“Kathy is one of four directors-general at SIS, each of whom reports to the chief, known as ‘C’. For the first time, three of them are women. They work in the most important and rapidly evolving areas of spycraft. Kathy is director of operations. Rebecca is the chief’s deputy, who oversees strategy. The most storied MI6 job of all belongs to Ada, who is the head of technology, known as ‘Q’ after James Bond’s mastermind gadgeteer. I have spent six months interviewing them about how they reached the top in a traditionally male career and trying to understand what the life of a female spy is really like,Helen Warrell writes for the Financial Times.

The Biden agenda

Biden scrambles to keep African nations in anti-Russian coalition

“With more than 40 African leaders visiting Washington this week, President Biden has a rare opportunity to court a group of nations that have been ambivalent about, and increasingly frustrated by, his global effort to rally support behind Ukraine and mount a unified front against Russia,” Yasmeen Abutaleb and Missy Ryan report.

Biden planning multi-country trip to Africa next year

President Biden is planning a multi-country trip to Africa next year, with an announcement expected to be made at this week’s U.S.-Africa summit,” two sources familiar with the plans told Axios’s Dave Lawler and Hans Nichols.

Biden plays nice with equatorial Guinea to spoil China’s Atlantic ambitions

“Over the past year, the Biden administration has dispatched a stream of high-level officials to a small coastal country in Central Africa in a quiet campaign to convince the world’s longest-serving dictator to start shedding his ties to China. That effort will be put to the test this week, when President Teodoro Obiang Nguema Mbasogo of Equatorial Guinea will attend President Joe Biden’s U.S.-Africa Leaders Summit in Washington,” Robbie Gramer, Amy Mackinnon and Jack Detsch report for Foreign Policy.

U.S. Supreme Court takes up second Biden appeal in student debt plan fight

“The U.S. Supreme Court on Monday agreed to hear President Joe Biden’s appeal of a judge’s ruling that found his plan to cancel billions of dollars in student debt unlawful, taking up the matter alongside another challenge to the policy that the justices are due to hear in the coming months,” Reuters’s Andrew Chung reports.

Where officials are seizing fentanyl, visualized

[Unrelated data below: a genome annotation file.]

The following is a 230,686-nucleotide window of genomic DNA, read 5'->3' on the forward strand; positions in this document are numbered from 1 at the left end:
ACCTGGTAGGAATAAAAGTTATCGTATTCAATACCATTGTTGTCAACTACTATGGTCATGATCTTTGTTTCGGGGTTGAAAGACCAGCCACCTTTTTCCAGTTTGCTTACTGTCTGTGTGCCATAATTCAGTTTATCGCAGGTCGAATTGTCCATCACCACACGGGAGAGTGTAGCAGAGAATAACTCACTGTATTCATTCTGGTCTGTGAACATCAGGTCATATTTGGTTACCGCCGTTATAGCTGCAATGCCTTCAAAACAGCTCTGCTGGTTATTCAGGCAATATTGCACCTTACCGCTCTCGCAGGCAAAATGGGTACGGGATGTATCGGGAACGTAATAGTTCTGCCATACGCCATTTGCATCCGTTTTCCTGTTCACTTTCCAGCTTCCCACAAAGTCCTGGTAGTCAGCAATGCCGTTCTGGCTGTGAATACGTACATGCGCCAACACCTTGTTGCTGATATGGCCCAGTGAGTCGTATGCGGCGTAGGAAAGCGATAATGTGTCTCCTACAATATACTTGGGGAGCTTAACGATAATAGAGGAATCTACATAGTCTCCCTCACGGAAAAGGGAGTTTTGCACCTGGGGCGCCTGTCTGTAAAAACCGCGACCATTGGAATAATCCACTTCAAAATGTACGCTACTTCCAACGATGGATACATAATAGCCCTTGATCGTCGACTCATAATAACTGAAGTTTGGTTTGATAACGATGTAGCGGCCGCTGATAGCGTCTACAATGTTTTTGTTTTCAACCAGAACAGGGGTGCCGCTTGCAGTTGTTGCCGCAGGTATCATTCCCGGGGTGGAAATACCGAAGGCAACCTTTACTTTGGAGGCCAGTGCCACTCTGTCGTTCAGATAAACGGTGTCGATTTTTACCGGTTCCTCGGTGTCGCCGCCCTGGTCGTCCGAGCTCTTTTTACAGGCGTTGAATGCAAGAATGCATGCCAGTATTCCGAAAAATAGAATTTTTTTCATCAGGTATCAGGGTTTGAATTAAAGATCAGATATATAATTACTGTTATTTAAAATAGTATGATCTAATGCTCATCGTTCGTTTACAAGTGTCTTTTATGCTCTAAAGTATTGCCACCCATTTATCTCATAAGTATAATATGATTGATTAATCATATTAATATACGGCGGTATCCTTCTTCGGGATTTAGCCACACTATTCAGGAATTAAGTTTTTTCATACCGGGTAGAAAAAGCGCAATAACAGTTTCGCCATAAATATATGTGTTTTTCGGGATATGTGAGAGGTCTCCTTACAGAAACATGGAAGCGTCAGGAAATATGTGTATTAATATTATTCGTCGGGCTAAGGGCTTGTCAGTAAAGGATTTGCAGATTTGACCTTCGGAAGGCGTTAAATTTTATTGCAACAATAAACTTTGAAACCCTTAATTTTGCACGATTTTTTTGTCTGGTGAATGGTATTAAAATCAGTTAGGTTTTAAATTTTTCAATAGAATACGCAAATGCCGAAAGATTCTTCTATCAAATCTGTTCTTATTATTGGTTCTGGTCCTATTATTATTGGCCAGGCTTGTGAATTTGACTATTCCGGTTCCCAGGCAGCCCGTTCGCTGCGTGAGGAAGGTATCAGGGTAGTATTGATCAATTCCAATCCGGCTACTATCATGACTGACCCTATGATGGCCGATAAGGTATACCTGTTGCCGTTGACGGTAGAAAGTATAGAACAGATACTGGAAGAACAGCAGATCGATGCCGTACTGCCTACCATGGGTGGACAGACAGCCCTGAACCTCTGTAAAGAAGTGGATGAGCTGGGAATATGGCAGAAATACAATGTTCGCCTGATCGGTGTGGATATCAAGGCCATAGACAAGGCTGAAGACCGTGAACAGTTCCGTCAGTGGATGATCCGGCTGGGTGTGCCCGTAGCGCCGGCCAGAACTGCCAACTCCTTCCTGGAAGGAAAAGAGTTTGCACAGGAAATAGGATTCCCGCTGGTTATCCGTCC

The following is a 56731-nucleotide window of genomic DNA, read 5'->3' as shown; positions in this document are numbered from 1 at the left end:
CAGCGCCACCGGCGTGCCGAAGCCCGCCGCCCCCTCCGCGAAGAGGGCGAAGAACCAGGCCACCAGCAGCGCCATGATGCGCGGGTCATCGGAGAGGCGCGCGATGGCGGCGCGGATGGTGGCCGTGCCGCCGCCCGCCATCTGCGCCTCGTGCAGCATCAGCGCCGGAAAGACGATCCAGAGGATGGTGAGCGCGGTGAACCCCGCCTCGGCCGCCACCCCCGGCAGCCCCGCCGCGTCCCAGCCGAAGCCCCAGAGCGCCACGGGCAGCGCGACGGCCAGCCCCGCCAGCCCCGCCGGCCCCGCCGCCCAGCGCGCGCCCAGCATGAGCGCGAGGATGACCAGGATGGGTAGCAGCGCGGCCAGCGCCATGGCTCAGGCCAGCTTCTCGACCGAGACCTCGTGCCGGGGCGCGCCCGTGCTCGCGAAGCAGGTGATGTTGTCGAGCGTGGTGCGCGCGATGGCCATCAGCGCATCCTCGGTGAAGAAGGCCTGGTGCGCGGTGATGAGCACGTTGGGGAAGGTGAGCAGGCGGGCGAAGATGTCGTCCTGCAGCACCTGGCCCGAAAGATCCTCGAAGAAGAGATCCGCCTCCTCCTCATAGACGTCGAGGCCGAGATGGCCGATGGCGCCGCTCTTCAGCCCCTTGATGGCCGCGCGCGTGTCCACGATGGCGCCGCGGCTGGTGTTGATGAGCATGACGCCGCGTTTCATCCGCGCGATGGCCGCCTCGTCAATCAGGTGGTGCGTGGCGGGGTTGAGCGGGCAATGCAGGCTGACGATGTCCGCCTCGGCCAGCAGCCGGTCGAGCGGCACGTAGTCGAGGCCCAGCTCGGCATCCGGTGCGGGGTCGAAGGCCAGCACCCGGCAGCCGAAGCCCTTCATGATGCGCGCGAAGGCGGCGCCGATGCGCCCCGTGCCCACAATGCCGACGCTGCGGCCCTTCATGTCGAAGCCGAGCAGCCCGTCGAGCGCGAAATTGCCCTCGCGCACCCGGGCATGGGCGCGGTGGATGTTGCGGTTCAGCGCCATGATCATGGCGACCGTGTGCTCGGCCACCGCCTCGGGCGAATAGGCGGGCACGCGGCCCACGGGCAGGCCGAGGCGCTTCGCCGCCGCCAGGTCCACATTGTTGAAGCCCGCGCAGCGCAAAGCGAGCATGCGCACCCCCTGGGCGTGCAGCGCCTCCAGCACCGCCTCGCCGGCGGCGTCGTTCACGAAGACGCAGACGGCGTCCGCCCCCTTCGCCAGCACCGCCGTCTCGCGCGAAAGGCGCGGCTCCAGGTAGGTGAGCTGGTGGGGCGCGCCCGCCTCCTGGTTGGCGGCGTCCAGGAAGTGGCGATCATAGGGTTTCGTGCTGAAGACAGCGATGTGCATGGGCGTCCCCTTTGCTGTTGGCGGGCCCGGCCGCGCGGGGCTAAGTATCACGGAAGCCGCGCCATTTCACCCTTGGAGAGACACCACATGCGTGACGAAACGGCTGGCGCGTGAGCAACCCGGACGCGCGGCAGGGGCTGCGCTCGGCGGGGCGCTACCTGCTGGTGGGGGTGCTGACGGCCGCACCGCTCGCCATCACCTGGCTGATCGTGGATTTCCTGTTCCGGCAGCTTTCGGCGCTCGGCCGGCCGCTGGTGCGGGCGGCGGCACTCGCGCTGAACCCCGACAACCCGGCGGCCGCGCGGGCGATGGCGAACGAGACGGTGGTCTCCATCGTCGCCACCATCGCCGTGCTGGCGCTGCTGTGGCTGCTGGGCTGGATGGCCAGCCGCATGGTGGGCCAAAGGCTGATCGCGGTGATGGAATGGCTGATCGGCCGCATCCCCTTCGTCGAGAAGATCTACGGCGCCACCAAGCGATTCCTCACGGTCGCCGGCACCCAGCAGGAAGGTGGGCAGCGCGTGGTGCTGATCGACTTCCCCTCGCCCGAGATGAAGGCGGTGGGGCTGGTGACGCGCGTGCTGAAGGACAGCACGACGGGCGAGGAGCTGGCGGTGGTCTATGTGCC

“With the explosion of fentanyl, which can be pressed into tiny counterfeit pills or mixed into other drugs like cocaine and heroin, the question of how the products arrive at their final destination is of urgent importance. More Americans are dying of drug overdoses than ever before. The tentacles of Mexican criminal organizations are lengthening in the United States, their distribution methods becoming more efficient as their drugs become more dangerous,Kevin Sieff reports.

Hot on the left

Democratic senators sidestep Arizona race after Sinema leaves their party

“Democratic senators from across the political spectrum have sidestepped the question of whether they would support Sen. Kyrsten Sinema (I-Ariz.) if she runs for reelection — underscoring how her surprise decision to leave the Democratic Party has thrust Senate Majority Leader Charles E. Schumer (D-N.Y.) and his colleagues into a tough spot,” Liz Goodwin reports.

Hot on the right

Trump in trouble: Republican support for his 2024 bid falls amid political, legal setbacks

“By 2-1, GOP and GOP-leaning voters now say they want Trump’s policies but a different standard-bearer to carry them. While 31% want the former president to run, 61% prefer some other Republican nominee who would continue the policies Trump has pursued,” USA Today’s Susan Page reports.

Today in Washington

At 3:30 p.m., Biden will sign the Respect for Marriage Act into law on the South Lawn, with first lady Jill Biden, Vice President Harris and second gentleman Doug Emhoff attending.

In closing


White Christmas odds are a bit higher than normal this year in D.C.

Historical odds of having measurable snow on the ground Christmas morning aren’t even 10 percent. Lately, the weather has been abnormally warm much more often than snowy,” Ian Livingston reports.

“But the chance of a white Christmas appears to be higher this year. The major storm sweeping across the country is setting up a pattern realignment that should promote a cold and possibly stormy week leading up to Christmas. The trend toward colder and stormier weather has already begun.”

Thanks for reading. See you tomorrow.